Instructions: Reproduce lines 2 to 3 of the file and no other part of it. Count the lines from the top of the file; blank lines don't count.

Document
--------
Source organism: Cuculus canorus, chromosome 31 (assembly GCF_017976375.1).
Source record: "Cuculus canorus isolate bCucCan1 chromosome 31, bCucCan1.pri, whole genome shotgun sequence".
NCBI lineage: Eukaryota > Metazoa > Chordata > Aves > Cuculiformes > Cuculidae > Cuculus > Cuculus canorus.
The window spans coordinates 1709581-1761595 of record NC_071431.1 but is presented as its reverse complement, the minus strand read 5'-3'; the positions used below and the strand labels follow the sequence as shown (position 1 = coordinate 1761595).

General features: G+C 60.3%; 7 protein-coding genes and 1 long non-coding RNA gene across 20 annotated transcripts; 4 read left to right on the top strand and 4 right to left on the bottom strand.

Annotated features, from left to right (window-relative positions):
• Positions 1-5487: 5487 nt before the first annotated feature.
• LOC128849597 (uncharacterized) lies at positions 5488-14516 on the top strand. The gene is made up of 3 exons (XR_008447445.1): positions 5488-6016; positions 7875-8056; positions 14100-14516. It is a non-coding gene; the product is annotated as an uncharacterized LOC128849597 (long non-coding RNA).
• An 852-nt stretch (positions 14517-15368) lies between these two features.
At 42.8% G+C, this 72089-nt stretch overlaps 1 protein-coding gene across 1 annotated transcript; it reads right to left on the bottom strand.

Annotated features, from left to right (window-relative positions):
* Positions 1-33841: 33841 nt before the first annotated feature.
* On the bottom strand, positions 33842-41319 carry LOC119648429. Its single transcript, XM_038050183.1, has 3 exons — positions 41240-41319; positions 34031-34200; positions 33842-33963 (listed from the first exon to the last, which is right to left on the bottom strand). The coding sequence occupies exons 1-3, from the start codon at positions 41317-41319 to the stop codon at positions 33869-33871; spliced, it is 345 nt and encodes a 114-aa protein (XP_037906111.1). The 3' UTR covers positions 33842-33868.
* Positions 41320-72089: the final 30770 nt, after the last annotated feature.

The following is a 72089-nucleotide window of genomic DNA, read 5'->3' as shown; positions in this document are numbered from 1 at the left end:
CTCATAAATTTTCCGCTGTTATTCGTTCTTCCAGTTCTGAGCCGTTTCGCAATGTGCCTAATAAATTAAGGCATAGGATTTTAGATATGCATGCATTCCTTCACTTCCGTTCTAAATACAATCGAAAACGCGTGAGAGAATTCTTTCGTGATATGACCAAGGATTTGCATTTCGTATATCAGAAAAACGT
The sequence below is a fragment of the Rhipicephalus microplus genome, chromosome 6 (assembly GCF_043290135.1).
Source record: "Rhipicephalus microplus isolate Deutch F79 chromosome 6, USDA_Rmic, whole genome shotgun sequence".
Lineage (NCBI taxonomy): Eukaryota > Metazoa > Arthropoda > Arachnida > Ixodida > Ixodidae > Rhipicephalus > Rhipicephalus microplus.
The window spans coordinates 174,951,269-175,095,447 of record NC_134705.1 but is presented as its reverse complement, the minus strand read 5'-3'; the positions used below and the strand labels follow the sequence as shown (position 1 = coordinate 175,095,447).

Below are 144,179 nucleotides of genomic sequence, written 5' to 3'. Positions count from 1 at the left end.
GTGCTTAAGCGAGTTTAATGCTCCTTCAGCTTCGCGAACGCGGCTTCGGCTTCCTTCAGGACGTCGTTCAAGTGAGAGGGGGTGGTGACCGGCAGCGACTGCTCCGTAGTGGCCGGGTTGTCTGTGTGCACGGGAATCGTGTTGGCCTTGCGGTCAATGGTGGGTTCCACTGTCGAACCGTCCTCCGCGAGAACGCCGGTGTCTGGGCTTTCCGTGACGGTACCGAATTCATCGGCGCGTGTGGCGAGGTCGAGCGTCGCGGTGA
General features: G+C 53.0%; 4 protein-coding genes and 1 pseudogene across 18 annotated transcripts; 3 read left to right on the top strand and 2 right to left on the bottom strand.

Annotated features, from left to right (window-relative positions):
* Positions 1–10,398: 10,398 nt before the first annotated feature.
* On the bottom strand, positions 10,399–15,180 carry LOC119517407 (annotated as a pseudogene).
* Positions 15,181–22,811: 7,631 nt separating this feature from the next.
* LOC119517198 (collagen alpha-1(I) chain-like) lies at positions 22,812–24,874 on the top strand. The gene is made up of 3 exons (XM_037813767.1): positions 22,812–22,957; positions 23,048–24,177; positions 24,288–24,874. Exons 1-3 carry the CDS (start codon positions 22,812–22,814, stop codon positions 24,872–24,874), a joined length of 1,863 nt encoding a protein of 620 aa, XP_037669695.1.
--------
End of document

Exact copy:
Source record: "Cuculus canorus isolate bCucCan1 chromosome 31, bCucCan1.pri, whole genome shotgun sequence".
NCBI lineage: Eukaryota > Metazoa > Chordata > Aves > Cuculiformes > Cuculidae > Cuculus > Cuculus canorus.